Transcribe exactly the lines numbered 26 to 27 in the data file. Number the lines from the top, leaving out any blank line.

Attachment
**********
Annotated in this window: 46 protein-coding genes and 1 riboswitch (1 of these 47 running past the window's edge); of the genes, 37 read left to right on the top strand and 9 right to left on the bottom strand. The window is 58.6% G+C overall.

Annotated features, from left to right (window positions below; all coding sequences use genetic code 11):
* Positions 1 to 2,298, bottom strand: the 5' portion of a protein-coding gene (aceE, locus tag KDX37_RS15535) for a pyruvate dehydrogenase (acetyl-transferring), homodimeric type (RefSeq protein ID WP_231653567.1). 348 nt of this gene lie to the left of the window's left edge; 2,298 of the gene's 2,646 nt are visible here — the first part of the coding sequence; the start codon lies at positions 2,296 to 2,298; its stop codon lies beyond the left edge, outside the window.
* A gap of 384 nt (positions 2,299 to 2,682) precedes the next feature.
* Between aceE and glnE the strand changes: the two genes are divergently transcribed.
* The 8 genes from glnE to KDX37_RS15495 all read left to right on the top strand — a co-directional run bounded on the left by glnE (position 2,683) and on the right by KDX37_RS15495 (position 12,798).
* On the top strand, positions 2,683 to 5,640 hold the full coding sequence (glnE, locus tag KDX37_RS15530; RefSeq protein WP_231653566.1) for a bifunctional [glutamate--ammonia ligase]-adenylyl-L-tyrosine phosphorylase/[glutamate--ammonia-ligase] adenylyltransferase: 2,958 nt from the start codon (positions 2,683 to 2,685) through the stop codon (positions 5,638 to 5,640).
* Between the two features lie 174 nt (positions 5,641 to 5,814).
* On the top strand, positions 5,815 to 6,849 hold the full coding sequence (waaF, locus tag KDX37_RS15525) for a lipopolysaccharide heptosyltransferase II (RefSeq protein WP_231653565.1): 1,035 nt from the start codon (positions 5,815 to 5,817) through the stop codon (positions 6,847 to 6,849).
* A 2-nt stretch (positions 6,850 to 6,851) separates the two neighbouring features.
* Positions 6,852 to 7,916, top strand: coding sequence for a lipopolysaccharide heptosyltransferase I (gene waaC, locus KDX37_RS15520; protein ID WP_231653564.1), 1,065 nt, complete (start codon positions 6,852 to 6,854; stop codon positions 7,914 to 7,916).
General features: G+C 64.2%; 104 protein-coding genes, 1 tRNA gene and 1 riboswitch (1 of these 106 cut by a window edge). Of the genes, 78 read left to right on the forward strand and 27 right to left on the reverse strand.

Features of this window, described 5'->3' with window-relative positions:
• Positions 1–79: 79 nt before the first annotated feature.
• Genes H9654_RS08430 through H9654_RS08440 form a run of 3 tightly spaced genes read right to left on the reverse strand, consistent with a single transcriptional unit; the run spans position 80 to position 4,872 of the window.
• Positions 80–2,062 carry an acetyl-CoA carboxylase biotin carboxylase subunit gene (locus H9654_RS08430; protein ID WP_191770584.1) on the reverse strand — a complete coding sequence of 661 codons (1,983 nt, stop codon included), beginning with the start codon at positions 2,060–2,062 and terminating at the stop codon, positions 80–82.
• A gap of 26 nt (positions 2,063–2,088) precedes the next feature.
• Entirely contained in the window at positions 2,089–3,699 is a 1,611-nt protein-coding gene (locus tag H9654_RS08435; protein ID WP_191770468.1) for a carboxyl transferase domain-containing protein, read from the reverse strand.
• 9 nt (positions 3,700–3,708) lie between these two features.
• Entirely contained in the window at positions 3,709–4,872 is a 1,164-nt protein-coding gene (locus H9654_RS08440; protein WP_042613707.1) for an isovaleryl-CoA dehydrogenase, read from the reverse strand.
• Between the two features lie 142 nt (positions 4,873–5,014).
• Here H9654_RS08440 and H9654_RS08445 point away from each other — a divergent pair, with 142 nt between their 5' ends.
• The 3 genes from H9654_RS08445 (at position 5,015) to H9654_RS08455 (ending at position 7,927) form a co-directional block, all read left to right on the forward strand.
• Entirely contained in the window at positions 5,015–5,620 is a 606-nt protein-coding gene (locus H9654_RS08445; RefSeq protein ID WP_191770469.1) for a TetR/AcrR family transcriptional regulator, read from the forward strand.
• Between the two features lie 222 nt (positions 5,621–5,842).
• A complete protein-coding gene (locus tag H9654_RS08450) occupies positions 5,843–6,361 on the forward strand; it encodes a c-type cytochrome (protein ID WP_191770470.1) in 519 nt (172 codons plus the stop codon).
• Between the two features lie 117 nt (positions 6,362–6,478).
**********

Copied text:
• A complete protein-coding gene (locus tag H9654_RS08450) occupies positions 5,843–6,361 on the forward strand; it encodes a c-type cytochrome (protein ID WP_191770470.1) in 519 nt (172 codons plus the stop codon).
• Between the two features lie 117 nt (positions 6,362–6,478).